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FINALIST FOR BIOGRAPHY, 2008, ARMY HISTORICAL FOUNDATION DISTINGUISHED BOOK AWARD WINNER, 2009, THE DOUGLAS SOUTHALL FREEMAN AWARD FOR BEST BOOK ON SOUTHERN HISTORY Jedediah Hotchkiss, Stonewall Jackson's renowned mapmaker, expressed the feelings of many contemporaries when he declared that Robert Rodes was the best division commander in the Army of Northern Virginia. This well-deserved accolade is all the more remarkable considering that Rodes, a graduate of the Virginia Military Institute and a prewar railroad engineer, was one of a very few officers in Lee's army to rise so high without the benefit of a West Point education. Major General Robert E. Rodes of the Army of Northern Virginia: A Biography, is the first deeply researched scholarly biography on this remarkable Confederate officer. From First Manassas in 1861 to Third Winchester in 1864, Rodes served in all the great battles and campaigns of the legendary Army of Northern Virginia. He quickly earned a reputation as a courageous and inspiring leader who delivered hard-hitting attacks and rock steady defensive efforts. His greatest moment came at Chancellorsville in the spring of 1863, when he spearheaded Stonewall Jackson's famous flank attack that crushed the left wing of General Hooker's Army of the Potomac. Rodes began the conflict with a deep yearning for recognition and glory, coupled with an indifferent attitude toward religion and salvation. When he was killed at the height of his glorious career at Third Winchester on September 19, 1864, a trove of prayer books and testaments were found on his corpse. Based upon exhaustive new research, Darrell Collins's new biography breathes life into a heretofore largely overlooked Southern soldier. Although Rodes' widow consigned his personal papers to the flames after the war, Collins has uncovered a substantial amount of firsthand information to complete this compelling portrait of one of Robert E. Lee's most dependable field generals. Darrell L. Collins is the author of several books on the Civil War, including General William Averell's Salem Raid: Breaking the Knoxville Supply Line (1999) and Jackson's Valley Campaign: The Battles of Cross Keys and Port Republic (The Virginia Civil War Battles and Leaders Series, 1993). A native of Ann Arbor, Michigan, Darrell and his wife Judith recently relocated to Conifer, Colorado.  Publisher: Savas Beatie. Paperback, 494 pages. Measures, 6" x 9" x 1". Weighs 1 lb 7.1 oz.
Shenandoah Valley Campaign of 1864

Shenandoah Valley Campaign of 1864

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Generally regarded as the most important of the Civil War campaigns conducted in the Shenandoah Valley of Virginia, that of 1864 lasted more than four months and claimed more than 25,000 casualties. The armies of Philip H. Sheridan and Jubal A. Early contended for immense stakes. Beyond the agricultural bounty and the boost in morale a victory would bring, events in the Valley also would affect Abraham Lincoln's chances for reelection in the November 1864 presidential canvass. The eleven original essays in this volume reexamine common assumptions about the campaign, its major figures, and its significance. Taking advantage of the most recent scholarship and a wide range of primary sources, contributors examine strategy and tactics, the performances of key commanders on each side, the campaign's political repercussions, and the experiences of civilians caught in the path of the armies. The authors do not always agree with one another, yet, taken together, their essays highlight important connections between the home front and the battlefield, as well as ways in which military affairs, civilian experiences, and politics played off one another during the campaign. Contributors: William W. Bergen, Charlottesville, Virginia Keith S. Bohannon, State University of West Georgia Andre M. Fleche, University of Virginia Gary W. Gallagher, University of Virginia Joseph T. Glatthaar, University of North Carolina at Chapel Hill Robert E. L. Krick, Richmond, Virginia Robert K. Krick, Fredericksburg, Virginia William J. Miller, Churchville, Virginia Aaron Sheehan-Dean, University of North Florida William G. Thomas, University of Nebraska-Lincoln Joan Waugh, University of California, Los Angeles Generally regarded as the most important Civil War military operation conducted in the Shenandoah Valley of Virginia, the campaign of 1864 lasted more than four months and claimed more than 25,000 casualties. Beyond the loss of agricultural bounty to the Confederacy and the boost in Union morale a victory would bring, events in the Valley also would affect Abraham Lincoln's chances for reelection in the November 1864 presidential canvass. The eleven original essays in this volume reexamine common assumptions about the campaign, its major figures, and its significance. Taking advantage of the most recent scholarship and a wide range of primary sources, contributors consider strategy and tactics, the performances of key commanders on each side, the campaign's political repercussions, and the experiences of civilians caught in the path of the armies. The contributors are William W. Bergen, Keith S. Bohannon, Andre M. Fleche, Gary W. Gallagher, Joseph T. Glatthaar, Robert E. L. Krick, Robert K. Krick, William J. Miller, Aaron Sheehan-Dean, William G. Thomas, and Joan Waugh. The editor is Gary W. Gallagher. Publisher: University of North Carolina Press. Paperback, 392 Pages. Measures 9.2"x6"x1" . Weighs 1 lb 5.3 oz.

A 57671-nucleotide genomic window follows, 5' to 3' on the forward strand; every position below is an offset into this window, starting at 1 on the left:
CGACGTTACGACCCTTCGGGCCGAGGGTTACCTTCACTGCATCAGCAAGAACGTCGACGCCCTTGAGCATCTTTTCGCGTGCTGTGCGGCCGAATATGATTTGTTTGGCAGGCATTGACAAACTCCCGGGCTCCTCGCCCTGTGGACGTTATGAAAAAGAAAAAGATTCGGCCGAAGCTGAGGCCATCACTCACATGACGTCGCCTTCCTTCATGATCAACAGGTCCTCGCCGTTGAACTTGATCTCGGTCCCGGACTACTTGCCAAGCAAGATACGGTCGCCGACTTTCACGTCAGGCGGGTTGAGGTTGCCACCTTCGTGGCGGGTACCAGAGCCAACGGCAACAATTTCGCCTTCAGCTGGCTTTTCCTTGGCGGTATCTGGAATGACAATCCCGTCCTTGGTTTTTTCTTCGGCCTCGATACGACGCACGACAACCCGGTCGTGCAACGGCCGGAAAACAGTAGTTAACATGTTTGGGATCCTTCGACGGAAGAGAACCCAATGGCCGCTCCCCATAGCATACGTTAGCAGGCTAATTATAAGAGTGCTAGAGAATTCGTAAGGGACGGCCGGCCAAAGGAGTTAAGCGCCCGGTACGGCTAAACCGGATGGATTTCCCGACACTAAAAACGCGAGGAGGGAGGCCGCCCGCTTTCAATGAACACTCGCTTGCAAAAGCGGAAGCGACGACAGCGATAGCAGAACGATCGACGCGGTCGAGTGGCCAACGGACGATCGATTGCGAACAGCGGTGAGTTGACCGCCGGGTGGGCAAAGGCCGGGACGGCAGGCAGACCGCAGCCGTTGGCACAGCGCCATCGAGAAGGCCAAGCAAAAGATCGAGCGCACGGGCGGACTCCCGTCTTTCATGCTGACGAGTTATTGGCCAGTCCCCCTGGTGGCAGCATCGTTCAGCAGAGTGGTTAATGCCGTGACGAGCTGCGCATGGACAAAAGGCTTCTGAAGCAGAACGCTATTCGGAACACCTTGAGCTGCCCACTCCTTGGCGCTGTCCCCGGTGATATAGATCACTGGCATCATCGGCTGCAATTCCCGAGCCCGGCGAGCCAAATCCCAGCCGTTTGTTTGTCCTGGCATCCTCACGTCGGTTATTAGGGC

The Shenandoah and Rappahannock Rivers Guide 2nd Edition

The Shenandoah and Rappahannock Rivers Guide 2nd Edition

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The Shenandoah and Rappahannock Rivers are ideal for relaxation and enjoying nature in a number of ways. Whether you are casting to smallmouth in a quiet pool, shooting through whitewater, or just taking in the beauty and history of the place, The Shenandoah and Rappahannock Rivers Guide will help you enjoy being out on the water.This completely revised and updated edition reveals the best angling spots, every rapid and access point, and where the best wildlife and scenery are found, making this an essential guide for rivergoers of all kinds. As a bonus, Ingram includes lots of information on trout fishing in the tributaries, smallmouth bass tactics, birding, and history. Publisher: Stackpole. Paperback, 167 pages. Measures 6" x 9" x 0.3". Weighs 9.7 oz.